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  1. #1
    Join Date
    Feb 2007
    OH, USA

    Using clipping masks with words

    Okay Scrap N' Chatters!
    You asked for this little tutorial, so I hope you can make some sense of it. I wasn't able to get screen shots, but I do have some images to go along with the steps. (I couldn't figure out how to get these smaller right now)

    I will say first off that I use Photoshop. I am not very familiar with other programs, but I think Element is similar.

    Step One:
    Open up a blank 12 x 12 document, with a transparent background.

    Step Two:
    Drag the shape or photo/clipping mask you are going to use to the new document
    (I created this soft curve because I want to add text to the side border)

    Step Three:
    Clip a textured paper to the shape or mask you are using.
    In Photoshop, you place the paper or photo or item you want to clip to the shape on the layer above the shape.
    Next press Alt + Ctrl + G, or go to Layer > Create Clipping Mask.
    You should see the top layer moved to the right a bit, with an arrow next to the icon
    > at this step you can resize either one of these layers. You can move the paper or photo to center it or place it where you want, you can also adjust the color, transform, or even delete parts.
    >Once you have the paper/photo placed where you would like it, merge the two layers. Make sure you have the top layer selected/active. You can press Ctrl + E (Merge) or go to Layer > Merge Down
    > Now you should only have one layer, the paper/photo in the shape you have chosen

    Step Four:
    Type in the lyrics to a favorite song, quote, or words you want scattered along the border. I grabbed the lyrics to a favorite song, Broken Road by Rascal Flatts and copied these onto my new document. (I chose a favorite font called Pea Kate)
    >Position this layer above your clipped paper/photo/shape

    Step Five
    Now we are going to delete some of the pixels from our clipped paper to give a grunged effect to the text and remove portions to add visual interest to the border.
    > I used the magic wand tool, set my tolerance between 11 and 15, and then I started to select portions of the paper I want removed. I am going for a jagged effect, but I do want some large areas where text will be visible
    If your tolerance is set too high, large areas will be removed. I picked a paper with some texture that would give me some freedom to select regions of the paper easily. A solid paper would not work with this.

    from the image you can see I removed quite a bit of the paper, but I have pixels scattered all around still.

    Step Six:
    Move your text layer above your clipped paper layer
    >Repeat the steps for creating a clipping mask (from Step Three)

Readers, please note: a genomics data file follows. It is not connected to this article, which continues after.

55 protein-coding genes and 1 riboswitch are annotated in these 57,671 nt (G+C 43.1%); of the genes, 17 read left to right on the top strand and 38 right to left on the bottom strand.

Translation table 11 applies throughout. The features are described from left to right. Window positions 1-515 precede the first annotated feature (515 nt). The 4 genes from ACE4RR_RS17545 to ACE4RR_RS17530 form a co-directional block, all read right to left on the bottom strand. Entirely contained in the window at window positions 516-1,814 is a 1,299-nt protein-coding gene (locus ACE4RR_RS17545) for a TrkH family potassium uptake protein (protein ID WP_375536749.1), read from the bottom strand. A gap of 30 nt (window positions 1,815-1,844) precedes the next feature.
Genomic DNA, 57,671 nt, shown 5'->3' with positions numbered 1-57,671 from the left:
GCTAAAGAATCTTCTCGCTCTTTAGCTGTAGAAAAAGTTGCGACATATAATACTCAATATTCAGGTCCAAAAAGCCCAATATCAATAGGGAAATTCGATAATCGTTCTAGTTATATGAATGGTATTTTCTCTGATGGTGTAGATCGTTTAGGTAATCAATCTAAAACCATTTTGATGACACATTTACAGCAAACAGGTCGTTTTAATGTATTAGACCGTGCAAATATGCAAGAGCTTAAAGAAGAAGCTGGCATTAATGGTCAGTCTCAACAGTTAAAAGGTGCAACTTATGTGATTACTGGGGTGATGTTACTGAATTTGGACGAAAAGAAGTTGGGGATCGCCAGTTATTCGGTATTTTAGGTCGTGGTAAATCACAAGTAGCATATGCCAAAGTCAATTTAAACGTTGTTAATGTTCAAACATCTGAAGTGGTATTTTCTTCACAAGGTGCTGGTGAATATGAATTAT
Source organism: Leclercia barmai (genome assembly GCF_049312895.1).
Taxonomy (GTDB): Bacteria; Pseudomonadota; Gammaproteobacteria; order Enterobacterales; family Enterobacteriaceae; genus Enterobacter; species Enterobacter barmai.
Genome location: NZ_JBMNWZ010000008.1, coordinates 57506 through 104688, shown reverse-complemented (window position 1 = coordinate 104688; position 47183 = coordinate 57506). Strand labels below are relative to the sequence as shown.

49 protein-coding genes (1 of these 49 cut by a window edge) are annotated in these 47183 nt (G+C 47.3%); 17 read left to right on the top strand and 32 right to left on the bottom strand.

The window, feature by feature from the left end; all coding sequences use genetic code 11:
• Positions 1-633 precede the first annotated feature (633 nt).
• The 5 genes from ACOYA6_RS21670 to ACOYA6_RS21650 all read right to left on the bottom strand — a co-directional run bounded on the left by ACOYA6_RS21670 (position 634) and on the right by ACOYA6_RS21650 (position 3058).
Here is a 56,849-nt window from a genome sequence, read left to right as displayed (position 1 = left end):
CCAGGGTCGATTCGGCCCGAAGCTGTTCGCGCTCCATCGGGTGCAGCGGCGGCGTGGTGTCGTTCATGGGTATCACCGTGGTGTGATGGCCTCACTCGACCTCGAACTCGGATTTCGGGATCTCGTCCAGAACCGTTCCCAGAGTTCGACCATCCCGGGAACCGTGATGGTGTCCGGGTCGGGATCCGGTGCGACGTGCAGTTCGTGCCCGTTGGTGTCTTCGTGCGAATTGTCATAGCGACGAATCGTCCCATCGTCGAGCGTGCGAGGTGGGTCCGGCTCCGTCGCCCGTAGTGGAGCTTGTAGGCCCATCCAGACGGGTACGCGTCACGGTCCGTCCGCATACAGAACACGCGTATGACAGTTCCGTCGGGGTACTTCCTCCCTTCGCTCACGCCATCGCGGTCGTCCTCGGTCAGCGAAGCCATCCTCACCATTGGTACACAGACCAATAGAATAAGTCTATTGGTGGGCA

>Make sure that your text layer is on top
    >You may need to rasterize the text first. before you can clip it
    > To do this, right click the text layer and the drop down box will give you "rasterize" as an option. Once you do this, you will not be able to edit the text using the text/font tool At this stage, check your spelling before you rasterize the layer.
    >Dont forget you can resize or move the text so that you get coverage where you need it.

    Step Seven:
    At this stage, I lightened my paper (I should have done it earlier, oops)
    (I chose to use this method: Image > Adjustment > Hue Saturation)

    >You might have some space where you will want to fill in a large open area
    You can add more text and clip the new text to the existing shape
    I had a blank spot, and added the words "you are my" to another layer, so that I could clip these words near "dream"
    >after I placed the "you are my" I clipped these words to my paper

    You can stop here if you like and use this along the border of a page
    I chose to spice it up a bit

    Step Eight:
    This is where the fun starts
    I love the above sample, but I wanted to add some whimsy to my page, so I grabbed a favorite flower shape, and placed it above my clipped paper layer
    (I duplicated this a few times, and hid those layers for future use)
    >Clip the flower shape or something fun and colorful, could even be a photo. the possibilities are endless. Play around and have fun.
    I thought a rainbow effect would be fun
    I placed the duplicates of the flower above my text.
    I recolored each one, mimicing a rainbow
    I then clipped each flower to the text, one at a time
    > Remember, move things around, play with the colors or the opacity
    > If you dont like how something turned out, you can undo, or clip something else in its place.

    and, try these out on different papers, you will get different looks simply by changing the bg paper
    The main thing to remember is, have fun, experiment, play around for a while and get used to the possibilities of clipping masks, they aren't just for photos.
    There are so many fun ways to add some interest to your pages
    This is just one
    Hope you give it a try

    Last edited by elenasworld; 05-27-2009 at 11:31 PM.

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